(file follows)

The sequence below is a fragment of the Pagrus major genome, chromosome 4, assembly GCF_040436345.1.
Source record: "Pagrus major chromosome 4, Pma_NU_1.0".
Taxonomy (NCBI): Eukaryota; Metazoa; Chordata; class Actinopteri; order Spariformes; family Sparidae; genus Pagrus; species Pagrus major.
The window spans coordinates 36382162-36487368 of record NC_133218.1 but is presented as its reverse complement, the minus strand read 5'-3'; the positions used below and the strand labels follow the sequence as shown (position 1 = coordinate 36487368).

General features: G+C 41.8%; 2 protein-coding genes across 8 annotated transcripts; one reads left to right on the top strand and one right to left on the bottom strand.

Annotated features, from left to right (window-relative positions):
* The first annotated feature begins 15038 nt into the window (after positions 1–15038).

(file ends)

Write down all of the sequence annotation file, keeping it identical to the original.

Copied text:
The sequence below is a fragment of the Pagrus major genome, chromosome 4, assembly GCF_040436345.1.
Source record: "Pagrus major chromosome 4, Pma_NU_1.0".
Taxonomy (NCBI): Eukaryota; Metazoa; Chordata; class Actinopteri; order Spariformes; family Sparidae; genus Pagrus; species Pagrus major.
The window spans coordinates 36382162-36487368 of record NC_133218.1 but is presented as its reverse complement, the minus strand read 5'-3'; the positions used below and the strand labels follow the sequence as shown (position 1 = coordinate 36487368).

General features: G+C 41.8%; 2 protein-coding genes across 8 annotated transcripts; one reads left to right on the top strand and one right to left on the bottom strand.

Annotated features, from left to right (window-relative positions):
* The first annotated feature begins 15038 nt into the window (after positions 1–15038).